Visa Issuance and Travel for a Student Granted Practical Training

A student who is applying for permission to accept practical training will already have a valid F-1 visa stamped in his or her passport.  The F-1 visa is obtained prior to entering the U.S. by submitting the prepared visa application to the U.S. consulate.

Some students, however, may have an expired visa for one of two reasons:

  • The student’s visa was originally issued with a validity date based on his or her projected period of study in the U.S.
  • The student comes from a country for which the period of visa validity is limited on the basis of reciprocity.
  • Students who are seeking to renew their F-1 nonimmigrant visas in order to continue in a program of optional practical training after completion of classes must also present a Form I-20 Certificate of Eligibility that is properly annotated by the designated school official, according to recent State Department guidance issued in January 2004. If the form is not properly annotated, the visa application will be denied.
  • The January 2004 guidance reminds consular officers that they must review the Form I-20 when adjudicating student visa applications for individuals seeking to continue in a program of optional practical training after classes. Specifically, the third page of the I-20 form must be properly annotated by the DSO before the visa application may be approved.
  • SEVIS records should also reflect the DSO’s recommendation for optional practical training, with a new, separate entry in the SEVIS database indicating the optional practical training program. If such an entry has not been made, consular officers are instructed not to issue the F-1 visa. In these cases, students should contact their DSO’s to ensure that their SEVIS records have been updated.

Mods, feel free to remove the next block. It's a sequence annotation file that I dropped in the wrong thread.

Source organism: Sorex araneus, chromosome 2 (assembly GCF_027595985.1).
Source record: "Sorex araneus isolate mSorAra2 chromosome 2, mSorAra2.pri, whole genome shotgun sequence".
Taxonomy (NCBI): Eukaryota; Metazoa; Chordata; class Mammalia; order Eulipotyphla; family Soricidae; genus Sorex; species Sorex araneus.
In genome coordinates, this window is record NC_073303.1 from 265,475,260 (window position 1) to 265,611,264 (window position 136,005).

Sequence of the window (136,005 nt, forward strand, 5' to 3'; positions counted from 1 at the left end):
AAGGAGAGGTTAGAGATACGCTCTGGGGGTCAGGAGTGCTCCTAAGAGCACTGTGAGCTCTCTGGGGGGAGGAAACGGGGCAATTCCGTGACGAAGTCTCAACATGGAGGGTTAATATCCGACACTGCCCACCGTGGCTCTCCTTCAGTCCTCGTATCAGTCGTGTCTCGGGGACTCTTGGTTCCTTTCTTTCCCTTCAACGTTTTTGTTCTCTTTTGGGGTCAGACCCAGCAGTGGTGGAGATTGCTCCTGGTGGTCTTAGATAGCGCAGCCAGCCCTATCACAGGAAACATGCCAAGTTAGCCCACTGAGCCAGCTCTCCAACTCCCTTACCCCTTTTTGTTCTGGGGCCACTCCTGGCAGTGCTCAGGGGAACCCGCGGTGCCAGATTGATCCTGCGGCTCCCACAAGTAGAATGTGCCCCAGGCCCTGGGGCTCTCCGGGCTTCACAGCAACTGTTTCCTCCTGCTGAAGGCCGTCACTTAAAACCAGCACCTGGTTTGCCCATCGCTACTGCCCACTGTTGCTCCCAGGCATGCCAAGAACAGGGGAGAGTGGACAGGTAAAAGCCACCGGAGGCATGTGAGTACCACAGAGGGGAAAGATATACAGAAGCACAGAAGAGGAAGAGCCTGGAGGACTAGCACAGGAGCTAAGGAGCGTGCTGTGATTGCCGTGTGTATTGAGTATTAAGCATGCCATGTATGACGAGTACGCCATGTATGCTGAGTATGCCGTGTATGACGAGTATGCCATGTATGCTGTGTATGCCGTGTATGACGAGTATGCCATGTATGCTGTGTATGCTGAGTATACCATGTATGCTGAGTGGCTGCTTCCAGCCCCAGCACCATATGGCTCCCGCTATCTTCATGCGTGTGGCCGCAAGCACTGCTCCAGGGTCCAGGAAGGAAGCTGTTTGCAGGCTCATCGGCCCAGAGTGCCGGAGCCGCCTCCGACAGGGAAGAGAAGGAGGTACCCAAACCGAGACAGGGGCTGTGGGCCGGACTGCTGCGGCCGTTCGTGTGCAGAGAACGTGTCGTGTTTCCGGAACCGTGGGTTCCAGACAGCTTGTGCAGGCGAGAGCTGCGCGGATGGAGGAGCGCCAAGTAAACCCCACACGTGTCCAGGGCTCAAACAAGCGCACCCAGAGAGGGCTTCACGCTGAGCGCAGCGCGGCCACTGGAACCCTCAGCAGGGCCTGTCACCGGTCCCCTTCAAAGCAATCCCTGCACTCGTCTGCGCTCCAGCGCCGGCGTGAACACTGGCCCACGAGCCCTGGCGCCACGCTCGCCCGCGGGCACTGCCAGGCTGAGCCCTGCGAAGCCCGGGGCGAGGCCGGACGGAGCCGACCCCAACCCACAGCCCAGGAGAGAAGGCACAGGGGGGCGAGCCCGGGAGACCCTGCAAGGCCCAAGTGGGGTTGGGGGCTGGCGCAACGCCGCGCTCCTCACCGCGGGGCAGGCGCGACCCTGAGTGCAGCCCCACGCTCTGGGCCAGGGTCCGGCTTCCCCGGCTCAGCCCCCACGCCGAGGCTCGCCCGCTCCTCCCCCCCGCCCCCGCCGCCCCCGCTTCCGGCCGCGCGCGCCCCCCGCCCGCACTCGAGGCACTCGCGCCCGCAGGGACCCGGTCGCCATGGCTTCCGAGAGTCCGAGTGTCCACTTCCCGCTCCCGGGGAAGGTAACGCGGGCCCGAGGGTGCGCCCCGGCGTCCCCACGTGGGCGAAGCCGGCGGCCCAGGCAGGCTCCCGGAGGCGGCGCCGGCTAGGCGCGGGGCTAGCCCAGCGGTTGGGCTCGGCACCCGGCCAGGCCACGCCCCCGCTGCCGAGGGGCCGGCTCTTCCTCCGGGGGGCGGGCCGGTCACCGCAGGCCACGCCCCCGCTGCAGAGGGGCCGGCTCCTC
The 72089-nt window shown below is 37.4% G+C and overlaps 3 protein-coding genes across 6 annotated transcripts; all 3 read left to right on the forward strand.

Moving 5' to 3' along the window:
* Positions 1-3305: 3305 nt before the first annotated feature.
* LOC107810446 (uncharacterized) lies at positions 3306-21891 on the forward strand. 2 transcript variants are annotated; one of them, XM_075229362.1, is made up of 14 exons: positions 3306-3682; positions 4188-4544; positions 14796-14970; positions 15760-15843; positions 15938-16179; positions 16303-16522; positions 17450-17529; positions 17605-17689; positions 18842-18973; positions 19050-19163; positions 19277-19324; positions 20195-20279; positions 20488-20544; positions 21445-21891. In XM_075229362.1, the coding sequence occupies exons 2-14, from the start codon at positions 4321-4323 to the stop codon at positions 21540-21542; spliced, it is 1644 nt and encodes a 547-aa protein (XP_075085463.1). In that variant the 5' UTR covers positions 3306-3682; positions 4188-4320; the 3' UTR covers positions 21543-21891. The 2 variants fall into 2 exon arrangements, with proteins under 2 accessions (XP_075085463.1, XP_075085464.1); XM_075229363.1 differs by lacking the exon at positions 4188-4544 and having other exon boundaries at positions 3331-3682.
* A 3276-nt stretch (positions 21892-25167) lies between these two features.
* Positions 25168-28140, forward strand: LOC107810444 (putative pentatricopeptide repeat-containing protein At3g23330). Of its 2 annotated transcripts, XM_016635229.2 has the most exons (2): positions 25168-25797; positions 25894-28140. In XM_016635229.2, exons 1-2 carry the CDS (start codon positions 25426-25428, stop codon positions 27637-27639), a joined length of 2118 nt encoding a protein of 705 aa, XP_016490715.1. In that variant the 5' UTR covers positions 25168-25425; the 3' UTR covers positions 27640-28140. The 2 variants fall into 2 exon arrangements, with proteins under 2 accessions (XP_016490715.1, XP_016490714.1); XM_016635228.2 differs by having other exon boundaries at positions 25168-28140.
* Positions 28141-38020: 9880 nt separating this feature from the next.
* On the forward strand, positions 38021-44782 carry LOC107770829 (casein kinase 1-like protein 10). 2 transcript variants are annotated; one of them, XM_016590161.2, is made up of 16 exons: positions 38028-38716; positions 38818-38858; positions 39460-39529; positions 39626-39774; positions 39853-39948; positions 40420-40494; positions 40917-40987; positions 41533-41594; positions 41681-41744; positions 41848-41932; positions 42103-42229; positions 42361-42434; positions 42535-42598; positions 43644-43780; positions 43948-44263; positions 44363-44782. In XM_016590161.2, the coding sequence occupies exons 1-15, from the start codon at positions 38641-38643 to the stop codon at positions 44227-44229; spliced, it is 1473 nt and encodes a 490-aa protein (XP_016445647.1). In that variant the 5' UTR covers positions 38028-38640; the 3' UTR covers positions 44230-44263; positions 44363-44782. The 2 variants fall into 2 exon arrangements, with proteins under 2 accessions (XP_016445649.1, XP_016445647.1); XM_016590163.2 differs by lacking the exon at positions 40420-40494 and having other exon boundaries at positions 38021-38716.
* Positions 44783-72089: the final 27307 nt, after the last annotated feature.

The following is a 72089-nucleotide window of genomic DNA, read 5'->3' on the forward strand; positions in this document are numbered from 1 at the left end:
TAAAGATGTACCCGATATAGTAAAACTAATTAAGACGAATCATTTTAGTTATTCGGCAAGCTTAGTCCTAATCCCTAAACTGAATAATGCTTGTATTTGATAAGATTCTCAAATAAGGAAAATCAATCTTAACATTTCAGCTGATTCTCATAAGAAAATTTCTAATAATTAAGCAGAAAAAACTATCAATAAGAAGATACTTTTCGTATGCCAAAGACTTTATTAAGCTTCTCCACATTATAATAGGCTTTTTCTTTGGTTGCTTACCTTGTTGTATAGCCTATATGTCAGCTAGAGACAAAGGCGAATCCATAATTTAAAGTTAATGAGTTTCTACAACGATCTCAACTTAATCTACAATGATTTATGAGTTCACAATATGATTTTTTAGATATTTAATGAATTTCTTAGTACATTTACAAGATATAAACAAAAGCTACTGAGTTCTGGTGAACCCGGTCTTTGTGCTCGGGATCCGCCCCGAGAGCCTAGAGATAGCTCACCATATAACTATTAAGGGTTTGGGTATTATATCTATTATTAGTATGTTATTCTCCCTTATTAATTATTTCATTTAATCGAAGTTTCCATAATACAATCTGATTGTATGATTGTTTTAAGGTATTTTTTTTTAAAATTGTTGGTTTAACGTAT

Travel and Readmission during Optional Practical Training:  In a related matter, the ICE has recently changed its policies concerning travel during optional practical training. The new policy permits F-1 and J-1 with approved practical training to depart and reenter the United States only if they obtained a job or job offer before departure. If the foreign national has an approved practical training but departs the United States before he or she gets a job or job offer, the practical training ends and the foreign national cannot reenter. If the foreign national has a job or job offer, he or she may travel and reenter the United States to resume work at the same job. If the foreign national has not yet begun the job, he or she should carry a job offer letter from the employer.

The F-1 Visa (Academic Student) allows you to enter the United States as a full-time student at an accredited college, university, seminary, conservatory, academic high school, elementary school, or other academic institution or in a language training program. You must be enrolled in a program or course of study that culminates in a degree, diploma, or certificate and your school must be authorized by the U.S. government to accept international students.If you are a potential immigrant or are already in the United States, an immigration lawyer Fairfax can help you find successful answers to many of the legal issues that foreign citizens face. Please contact Wani & Associates for a free consultation. We can be reached by telephone, fax, or by filling out the client intake form. Call Now at: 1-866-755-9264